Computational geometry is a mathematical field that involves the design, analysis and implementation of efficient algorithms for solving geometric input and output problems. It is sometimes used to refer to pattern recognition and describe the solid modeling algorithms used for manipulating curves and surfaces.
A Concise History
This field was created in the late 1970s and quickly developed through the 1990s until today. From a historical perspective, computation-based geometry developed through the study of sorting and searching algorithms used in one-dimensional spaces to solve problems involving multi-dimensional inputs. Its development also contributed to insights from computational graph theories applied to natural geometric settings. In the beginning, this field mostly focused on problems in two-dimensional space and occasionally three-dimensional space.
When mathematical problems are considered within multi-dimensional spaces, most practitioners assume that the space’s dimension is a small constant. However, this field was created by researchers who focused on discrete algorithms instead of numerical analysis. They also focused on the nature of geometric problems instead of traditional continuous issues. This field most deals with flat and straight objects, such as planes, lines, polygons and line segments. It sometimes uses curved objects like circles, but avoids focusing on solid modeling problems with complex curves and surfaces.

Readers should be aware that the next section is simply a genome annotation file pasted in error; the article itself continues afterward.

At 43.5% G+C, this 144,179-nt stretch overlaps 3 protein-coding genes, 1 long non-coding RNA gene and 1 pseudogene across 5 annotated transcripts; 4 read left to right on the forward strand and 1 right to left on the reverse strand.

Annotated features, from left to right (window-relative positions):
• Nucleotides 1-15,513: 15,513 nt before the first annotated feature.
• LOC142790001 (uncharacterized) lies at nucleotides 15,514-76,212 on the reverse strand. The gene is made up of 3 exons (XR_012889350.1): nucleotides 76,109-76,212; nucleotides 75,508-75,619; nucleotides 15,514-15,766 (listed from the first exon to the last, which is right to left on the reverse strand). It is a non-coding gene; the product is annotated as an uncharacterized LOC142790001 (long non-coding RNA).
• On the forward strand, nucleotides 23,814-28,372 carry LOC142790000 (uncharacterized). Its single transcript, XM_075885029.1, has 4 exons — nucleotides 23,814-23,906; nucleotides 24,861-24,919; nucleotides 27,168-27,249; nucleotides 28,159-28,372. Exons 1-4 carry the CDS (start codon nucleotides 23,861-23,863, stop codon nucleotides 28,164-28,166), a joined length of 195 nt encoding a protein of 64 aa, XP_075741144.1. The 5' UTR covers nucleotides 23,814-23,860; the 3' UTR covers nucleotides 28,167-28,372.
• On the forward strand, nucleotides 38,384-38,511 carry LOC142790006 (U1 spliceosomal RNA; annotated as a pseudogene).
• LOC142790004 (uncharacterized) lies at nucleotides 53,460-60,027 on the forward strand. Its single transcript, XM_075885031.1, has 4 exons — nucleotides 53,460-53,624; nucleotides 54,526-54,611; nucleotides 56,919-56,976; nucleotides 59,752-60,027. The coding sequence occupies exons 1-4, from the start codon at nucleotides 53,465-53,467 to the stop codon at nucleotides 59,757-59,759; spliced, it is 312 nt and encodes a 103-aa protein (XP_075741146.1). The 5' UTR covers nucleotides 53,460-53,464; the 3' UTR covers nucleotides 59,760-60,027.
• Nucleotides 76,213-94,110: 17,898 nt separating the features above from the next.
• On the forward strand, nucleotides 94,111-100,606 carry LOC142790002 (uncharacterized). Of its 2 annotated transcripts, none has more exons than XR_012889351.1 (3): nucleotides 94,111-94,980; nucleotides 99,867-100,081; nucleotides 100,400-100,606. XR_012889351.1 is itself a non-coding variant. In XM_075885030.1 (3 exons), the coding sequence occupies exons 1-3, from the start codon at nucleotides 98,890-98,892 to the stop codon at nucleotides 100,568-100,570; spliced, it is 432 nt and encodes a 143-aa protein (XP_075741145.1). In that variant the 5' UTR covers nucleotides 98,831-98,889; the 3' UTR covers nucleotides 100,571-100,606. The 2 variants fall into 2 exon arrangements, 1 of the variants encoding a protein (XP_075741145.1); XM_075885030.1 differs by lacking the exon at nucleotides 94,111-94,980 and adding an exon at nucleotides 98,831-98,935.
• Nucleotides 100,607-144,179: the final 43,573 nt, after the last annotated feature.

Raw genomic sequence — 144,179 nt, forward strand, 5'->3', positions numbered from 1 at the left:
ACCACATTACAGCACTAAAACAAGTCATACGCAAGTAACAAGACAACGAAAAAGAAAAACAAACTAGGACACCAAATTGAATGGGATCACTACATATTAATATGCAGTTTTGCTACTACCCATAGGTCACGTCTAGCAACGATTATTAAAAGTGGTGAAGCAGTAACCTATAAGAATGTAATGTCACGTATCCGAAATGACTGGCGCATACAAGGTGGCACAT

A History of Successful Problem Solving
This unique field boasts a remarkable history of addressing interesting problems. During the 1980’s, this field contributed many useful techniques for designing efficient geometric algorithms such as dynamic programming and the divide and conquer model. During this time, addition new methods were created, such as fractional cascading, plane-sweep, duality-transformations and randomized incremental constructions. As an added benefit, researchers were able to create technique frameworks for designing efficient geometric algorithms.
During the 1990s, the struggle between the theories and practices of designing geometric algorithms continued as researches tried to implement algorithms that came loaded with complex formulas and needed data structures. Successful implementations still depended on sensitive geometric degeneracies that sometimes produced false findings or unexpected terminations. Most of the recent work in this field has dealt with making theoretical findings more accessible to practitioners. This has been accomplished by solving geometric degeneracies, simplifying existing algorithms and creating geometric libraries.
What are the Limitations?
There are a few valid reasons why computation-based geometry may never fully meet the needs of practitioners and their application areas. For example, the detached nature of computational geometry cannot always handle continuous phenomenon. Many natural objects, such as road networks and geographic information systems, can be successfully discretized into line segment collections. Because computation-based geometry primarily deals with flat and straight objects, it struggles to meet the needs of engineers and designers who deal with robotics, fluid dynamics and solid modeling.
The good news is that technology allows computational geometrists to deal with curved objects with polygons or polyhedra. This is actually why computation-based geometry is becoming more popular because it now requires less analytic and differential geometry and more computer and technical skills. The field mostly focuses on two-dimensional problems, which are easy to visualize and understand, but this limits the ability to tackle the most daunting three-dimensional application problems and higher dimensional spaces.
There are many fields of computer science that deal with computational geometry problems. These include computer vision, graphics, robotics, image processing and computer-aided design and manufacturing.